Remedy marks a return to the simple piano-led track for Adele, and with it, a successful ballad that falls right in her vocal wheelhouse. Water Under The Bridge follows this track and once again returns the big production built around a massive percussion section, simple guitar riff and supporting choir. River Lea, in my opinion, could be the 3rd single off the album albeit a deep cut from the album. Both the organ and vocal harmonies play very well together and the guitar that shows up later in the track plays a perfect counterpoint for the success of the track. It also strangely reminds me of Florence + The Machine a bit. The second single however follows that up without a doubt, Love In The Dark. It is built perfectly for radio and pop success. Typical Adele vocals, a string section, and piano ballad all make this a winner. If this is not the 2nd single, XL Recordings and Columbia will have made a major misstep. Million Years Ago steps back a bit, but in the best way possible. With a very Mediterranean guitar rhythm, the track is incredibly emotional and plays with the heartstrings in a very traditional way. As we come to the end of the album the 10th track, All I Ask has diva-esque tendencies. This track is simply a showcase of Adele’s vocal talent, and is reminiscent of tracks that can be found on any diva album. the final track is Sweetest Devotion and is both uplifting and warm. While the engrossing theme of the album is about love, loss and breakup, the album closer feels like she has made a turn and moved on to a new love.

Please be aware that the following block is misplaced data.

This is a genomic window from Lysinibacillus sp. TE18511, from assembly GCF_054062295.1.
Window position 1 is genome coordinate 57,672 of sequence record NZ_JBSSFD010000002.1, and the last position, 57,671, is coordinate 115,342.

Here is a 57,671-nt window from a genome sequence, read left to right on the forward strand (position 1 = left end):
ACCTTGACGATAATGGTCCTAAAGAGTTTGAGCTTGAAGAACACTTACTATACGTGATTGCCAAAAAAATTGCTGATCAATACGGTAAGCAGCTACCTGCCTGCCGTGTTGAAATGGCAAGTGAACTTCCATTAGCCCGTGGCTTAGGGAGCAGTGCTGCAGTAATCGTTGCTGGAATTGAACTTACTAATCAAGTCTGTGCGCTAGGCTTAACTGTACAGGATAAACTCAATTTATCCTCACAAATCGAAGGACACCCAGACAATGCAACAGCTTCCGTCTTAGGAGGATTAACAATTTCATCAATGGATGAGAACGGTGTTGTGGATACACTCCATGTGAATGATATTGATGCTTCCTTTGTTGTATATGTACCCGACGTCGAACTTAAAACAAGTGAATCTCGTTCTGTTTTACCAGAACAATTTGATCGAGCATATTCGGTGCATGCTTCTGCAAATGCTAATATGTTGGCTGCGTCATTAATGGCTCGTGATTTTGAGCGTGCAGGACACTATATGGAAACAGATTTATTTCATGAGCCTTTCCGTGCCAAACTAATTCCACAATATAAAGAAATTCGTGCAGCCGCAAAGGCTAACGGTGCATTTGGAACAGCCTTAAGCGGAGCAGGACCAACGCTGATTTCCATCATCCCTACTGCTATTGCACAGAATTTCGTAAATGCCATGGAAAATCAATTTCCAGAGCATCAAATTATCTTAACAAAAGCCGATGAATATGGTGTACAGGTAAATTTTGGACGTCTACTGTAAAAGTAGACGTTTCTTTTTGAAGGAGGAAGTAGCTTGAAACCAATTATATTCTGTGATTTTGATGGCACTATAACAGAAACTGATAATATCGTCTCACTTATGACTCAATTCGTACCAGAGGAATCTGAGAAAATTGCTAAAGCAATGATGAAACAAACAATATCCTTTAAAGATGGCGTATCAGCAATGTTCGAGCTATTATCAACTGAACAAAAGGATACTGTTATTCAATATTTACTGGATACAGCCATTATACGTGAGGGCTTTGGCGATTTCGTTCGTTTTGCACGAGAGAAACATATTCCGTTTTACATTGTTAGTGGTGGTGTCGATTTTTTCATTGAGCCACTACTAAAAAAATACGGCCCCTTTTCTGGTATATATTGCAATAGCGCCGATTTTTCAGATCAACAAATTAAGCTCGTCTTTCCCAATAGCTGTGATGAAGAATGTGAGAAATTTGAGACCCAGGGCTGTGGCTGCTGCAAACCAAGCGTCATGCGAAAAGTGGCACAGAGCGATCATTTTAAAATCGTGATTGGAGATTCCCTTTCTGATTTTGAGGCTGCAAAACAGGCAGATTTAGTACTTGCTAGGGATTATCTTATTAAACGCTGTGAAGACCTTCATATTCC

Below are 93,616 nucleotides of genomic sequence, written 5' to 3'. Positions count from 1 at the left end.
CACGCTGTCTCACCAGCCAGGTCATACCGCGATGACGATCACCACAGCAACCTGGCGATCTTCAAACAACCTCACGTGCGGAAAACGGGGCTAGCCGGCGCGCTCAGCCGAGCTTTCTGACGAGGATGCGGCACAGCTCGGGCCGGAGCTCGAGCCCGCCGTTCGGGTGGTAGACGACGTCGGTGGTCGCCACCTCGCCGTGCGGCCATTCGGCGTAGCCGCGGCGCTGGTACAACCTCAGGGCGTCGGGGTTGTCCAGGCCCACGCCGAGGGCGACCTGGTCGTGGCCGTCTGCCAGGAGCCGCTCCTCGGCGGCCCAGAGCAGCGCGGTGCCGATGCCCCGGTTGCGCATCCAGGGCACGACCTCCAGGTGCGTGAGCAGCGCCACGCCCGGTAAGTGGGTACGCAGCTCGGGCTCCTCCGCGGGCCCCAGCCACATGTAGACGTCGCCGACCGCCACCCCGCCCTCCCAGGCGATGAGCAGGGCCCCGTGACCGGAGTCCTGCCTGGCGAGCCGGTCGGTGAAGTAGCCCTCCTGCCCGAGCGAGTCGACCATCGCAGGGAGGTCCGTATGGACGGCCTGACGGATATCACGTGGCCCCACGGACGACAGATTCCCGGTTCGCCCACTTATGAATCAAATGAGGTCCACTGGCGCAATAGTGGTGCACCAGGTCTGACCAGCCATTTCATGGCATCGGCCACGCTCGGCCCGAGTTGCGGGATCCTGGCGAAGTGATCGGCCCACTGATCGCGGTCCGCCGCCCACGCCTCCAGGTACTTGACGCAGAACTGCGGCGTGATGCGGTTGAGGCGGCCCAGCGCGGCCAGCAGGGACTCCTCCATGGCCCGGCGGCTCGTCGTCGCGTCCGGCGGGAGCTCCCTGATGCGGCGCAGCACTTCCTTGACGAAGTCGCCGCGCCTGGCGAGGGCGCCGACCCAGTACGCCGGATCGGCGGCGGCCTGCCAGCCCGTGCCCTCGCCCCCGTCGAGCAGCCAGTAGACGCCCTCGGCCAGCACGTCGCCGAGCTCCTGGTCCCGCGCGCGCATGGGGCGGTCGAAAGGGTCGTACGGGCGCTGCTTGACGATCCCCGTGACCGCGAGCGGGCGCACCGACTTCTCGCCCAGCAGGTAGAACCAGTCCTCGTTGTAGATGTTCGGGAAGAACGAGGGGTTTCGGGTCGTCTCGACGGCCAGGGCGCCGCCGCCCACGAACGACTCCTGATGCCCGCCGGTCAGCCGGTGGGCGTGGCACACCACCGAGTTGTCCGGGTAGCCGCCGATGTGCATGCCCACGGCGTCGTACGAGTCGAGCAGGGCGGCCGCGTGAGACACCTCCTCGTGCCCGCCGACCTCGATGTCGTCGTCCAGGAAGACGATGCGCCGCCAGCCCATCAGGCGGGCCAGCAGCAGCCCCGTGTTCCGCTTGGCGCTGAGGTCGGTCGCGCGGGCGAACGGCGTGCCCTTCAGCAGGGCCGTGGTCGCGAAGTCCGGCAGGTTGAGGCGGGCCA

While Adele is the big release from this week, I don’t want to miss out on telling you briefly about previous week’s releases worth picking up and listening to. There were a number of notable releases since my last post but not all were really worth your attention. The first, which was heavily hyped was the latest album from Grimes, Art Angels. In my opinion, this album was a tremendous flop. I really don’t enjoy most of the tracks on this album and find them both annoying and tedious with the exception of the only track that had been released previously before Grimes stated she was going to scrap her current work and start again, Realiti. Outside of that track however, it is unimpressive, unoriginal, and just poor.
Now that I’ve gotten that putrescence out, let’s move onto the other notable releases that ARE worth listening to. The first of which is a group with a classic sound, Nathaniel Rateliff & The Night Sweats with their album of the same name.